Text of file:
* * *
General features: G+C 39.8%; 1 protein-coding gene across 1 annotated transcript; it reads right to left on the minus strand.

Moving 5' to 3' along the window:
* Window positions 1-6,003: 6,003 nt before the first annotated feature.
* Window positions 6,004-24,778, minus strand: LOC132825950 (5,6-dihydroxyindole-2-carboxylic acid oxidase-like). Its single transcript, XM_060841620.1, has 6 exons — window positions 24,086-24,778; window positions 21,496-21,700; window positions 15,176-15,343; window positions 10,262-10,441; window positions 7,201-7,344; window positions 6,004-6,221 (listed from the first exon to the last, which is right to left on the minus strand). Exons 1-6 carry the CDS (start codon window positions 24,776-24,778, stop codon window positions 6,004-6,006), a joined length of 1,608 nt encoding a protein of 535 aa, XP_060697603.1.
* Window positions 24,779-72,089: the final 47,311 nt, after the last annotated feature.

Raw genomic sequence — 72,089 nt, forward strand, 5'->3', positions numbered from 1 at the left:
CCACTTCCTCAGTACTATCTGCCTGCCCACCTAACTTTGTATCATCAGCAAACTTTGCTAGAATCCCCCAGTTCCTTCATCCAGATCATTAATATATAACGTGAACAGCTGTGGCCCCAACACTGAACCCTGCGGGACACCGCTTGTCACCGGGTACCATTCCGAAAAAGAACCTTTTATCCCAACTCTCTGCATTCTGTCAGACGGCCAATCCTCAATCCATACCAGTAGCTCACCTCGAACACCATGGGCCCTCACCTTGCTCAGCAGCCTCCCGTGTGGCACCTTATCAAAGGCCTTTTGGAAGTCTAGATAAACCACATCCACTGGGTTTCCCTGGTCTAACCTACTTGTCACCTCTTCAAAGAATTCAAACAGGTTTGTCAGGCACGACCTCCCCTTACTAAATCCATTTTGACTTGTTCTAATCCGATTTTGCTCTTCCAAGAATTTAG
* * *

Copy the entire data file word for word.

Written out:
General features: G+C 39.8%; 1 protein-coding gene across 1 annotated transcript; it reads right to left on the minus strand.

Moving 5' to 3' along the window:
* Window positions 1-6,003: 6,003 nt before the first annotated feature.
* Window positions 6,004-24,778, minus strand: LOC132825950 (5,6-dihydroxyindole-2-carboxylic acid oxidase-like). Its single transcript, XM_060841620.1, has 6 exons — window positions 24,086-24,778; window positions 21,496-21,700; window positions 15,176-15,343; window positions 10,262-10,441; window positions 7,201-7,344; window positions 6,004-6,221 (listed from the first exon to the last, which is right to left on the minus strand). Exons 1-6 carry the CDS (start codon window positions 24,776-24,778, stop codon window positions 6,004-6,006), a joined length of 1,608 nt encoding a protein of 535 aa, XP_060697603.1.
* Window positions 24,779-72,089: the final 47,311 nt, after the last annotated feature.

Raw genomic sequence — 72,089 nt, forward strand, 5'->3', positions numbered from 1 at the left:
CCACTTCCTCAGTACTATCTGCCTGCCCACCTAACTTTGTATCATCAGCAAACTTTGCTAGAATCCCCCAGTTCCTTCATCCAGATCATTAATATATAACGTGAACAGCTGTGGCCCCAACACTGAACCCTGCGGGACACCGCTTGTCACCGGGTACCATTCCGAAAAAGAACCTTTTATCCCAACTCTCTGCATTCTGTCAGACGGCCAATCCTCAATCCATACCAGTAGCTCACCTCGAACACCATGGGCCCTCACCTTGCTCAGCAGCCTCCCGTGTGGCACCTTATCAAAGGCCTTTTGGAAGTCTAGATAAACCACATCCACTGGGTTTCCCTGGTCTAACCTACTTGTCACCTCTTCAAAGAATTCAAACAGGTTTGTCAGGCACGACCTCCCCTTACTAAATCCATTTTGACTTGTTCTAATCCGATTTTGCTCTTCCAAGAATTTAG